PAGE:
I left Foods class one Thursday afternoon filled with dread. Thursdays were the worst - my dad didn’t work Fridays, so he could drink until he fell asleep without having to worry about waking up in the morning. I didn’t have tutoring, so I was getting ready to search the school for someone to hang out with. I saw my friend Kamal and a girl I hadn’t met before (I think her name was Ruby?) hauling a cart filled with red boxes of cupcake mix into my classroom.
Kamal’s the kind of person who could make a prison jumpsuit high fashion just by putting it on. She got a job working at the local second-hand store just for the discounts. She wore her hair in a bob, and an impractically fuzzy jacket that had been cropped so high I could see her rib cage poking out the bottom. I found out later that she was staying at school late for the exact same reason I was.
I asked Kamal what she was doing, and she said that she was making cupcakes for the bake sale tomorrow. I asked if I could help (I’m a pretty good baker, after all), and she nodded and said it was for the QSA. Emily and Megan are coming too.
My heart skipped a beat. I had spent months avoiding it, but it seemed to be my only ticket out of going home. Plus, my closest friends would be there.
Emily and Megan are twins, though they don’t really look like it. Emily is an idealistic dreamer, while Megan is more practical and grounded. Emily dressed in florals, with long hair and tights. Megan wore all black, and had shaved one temple under her bleach-blonde hair. I looked up to them a lot, still do, because they both knew who they were even in high school. They’re unabashed artists, kind and outgoing. In time, they would help me to be more in touch with my own artistic side.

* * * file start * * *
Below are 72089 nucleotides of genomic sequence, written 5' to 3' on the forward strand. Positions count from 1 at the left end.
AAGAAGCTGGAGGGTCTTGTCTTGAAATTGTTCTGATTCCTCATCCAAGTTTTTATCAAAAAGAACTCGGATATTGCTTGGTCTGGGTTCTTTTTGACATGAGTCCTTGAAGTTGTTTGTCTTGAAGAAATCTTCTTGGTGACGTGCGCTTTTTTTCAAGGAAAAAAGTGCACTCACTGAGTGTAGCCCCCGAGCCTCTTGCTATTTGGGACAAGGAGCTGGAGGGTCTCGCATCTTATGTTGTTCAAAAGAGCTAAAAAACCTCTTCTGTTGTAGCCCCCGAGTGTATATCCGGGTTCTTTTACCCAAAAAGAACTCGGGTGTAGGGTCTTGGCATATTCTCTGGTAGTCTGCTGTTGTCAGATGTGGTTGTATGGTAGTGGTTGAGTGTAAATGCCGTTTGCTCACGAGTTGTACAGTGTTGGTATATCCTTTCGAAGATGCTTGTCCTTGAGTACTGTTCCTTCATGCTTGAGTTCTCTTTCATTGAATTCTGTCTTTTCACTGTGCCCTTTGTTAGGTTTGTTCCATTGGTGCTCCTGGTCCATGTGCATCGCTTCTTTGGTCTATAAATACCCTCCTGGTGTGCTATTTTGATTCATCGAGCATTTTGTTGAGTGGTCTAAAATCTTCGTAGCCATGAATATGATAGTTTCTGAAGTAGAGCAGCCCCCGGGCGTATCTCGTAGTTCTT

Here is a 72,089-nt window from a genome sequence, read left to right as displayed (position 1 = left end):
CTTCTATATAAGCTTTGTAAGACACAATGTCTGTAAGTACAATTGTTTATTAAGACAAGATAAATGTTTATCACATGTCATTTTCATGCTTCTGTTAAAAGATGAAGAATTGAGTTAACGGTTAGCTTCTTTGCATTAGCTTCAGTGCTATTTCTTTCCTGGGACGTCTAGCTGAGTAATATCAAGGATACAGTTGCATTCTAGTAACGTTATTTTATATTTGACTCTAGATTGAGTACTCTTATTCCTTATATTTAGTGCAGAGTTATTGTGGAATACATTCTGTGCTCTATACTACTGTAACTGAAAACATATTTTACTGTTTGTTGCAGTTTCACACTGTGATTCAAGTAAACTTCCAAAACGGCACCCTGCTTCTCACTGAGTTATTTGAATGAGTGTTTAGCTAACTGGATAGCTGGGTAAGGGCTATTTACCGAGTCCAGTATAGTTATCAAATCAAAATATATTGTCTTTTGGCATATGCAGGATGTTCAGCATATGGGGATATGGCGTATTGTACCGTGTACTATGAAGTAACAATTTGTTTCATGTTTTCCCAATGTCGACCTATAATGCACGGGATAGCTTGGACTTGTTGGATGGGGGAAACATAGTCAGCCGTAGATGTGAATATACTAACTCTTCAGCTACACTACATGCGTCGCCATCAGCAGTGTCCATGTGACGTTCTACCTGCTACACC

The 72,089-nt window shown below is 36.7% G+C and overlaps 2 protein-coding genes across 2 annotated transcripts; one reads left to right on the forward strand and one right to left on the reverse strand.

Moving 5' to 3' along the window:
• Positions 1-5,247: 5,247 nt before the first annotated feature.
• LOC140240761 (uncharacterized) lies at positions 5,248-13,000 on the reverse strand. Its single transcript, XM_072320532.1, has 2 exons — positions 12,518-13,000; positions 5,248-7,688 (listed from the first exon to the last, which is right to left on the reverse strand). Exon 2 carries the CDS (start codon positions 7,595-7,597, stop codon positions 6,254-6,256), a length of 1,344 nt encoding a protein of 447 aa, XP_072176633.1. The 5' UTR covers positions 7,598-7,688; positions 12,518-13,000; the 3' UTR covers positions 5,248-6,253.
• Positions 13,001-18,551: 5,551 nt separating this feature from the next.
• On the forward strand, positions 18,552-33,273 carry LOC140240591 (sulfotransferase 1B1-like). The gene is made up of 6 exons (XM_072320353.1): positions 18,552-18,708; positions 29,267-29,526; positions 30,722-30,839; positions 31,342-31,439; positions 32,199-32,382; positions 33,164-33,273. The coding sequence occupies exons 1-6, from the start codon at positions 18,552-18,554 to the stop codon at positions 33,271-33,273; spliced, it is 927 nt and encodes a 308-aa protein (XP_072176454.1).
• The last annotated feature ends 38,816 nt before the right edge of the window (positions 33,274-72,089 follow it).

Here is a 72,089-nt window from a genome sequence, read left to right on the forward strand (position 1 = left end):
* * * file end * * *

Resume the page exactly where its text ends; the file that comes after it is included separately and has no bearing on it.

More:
I told myself that this wasn’t really a QSA event. I was there helping my friends bake! I decided that was justification enough.
We set up kitchenettes in the classroom. There were six stations, each with an oven, a sink, and a full supply of utensils. I would live in a few apartments whose kitchens were less equipped than these. My friends were really glad I was there, because I knew the classroom well and I had the most baking experience. Ruby didn’t even know how to preheat the ovens!
My tendency to order people around quickly earned me the half-sarcastic title of “Master Chef”. We all agreed that my decisions were generally good, but I could have made them a little more kindly. I put an empty cupcake box on my head as a chef hat and accepted the title with grace. It felt good to be in charge.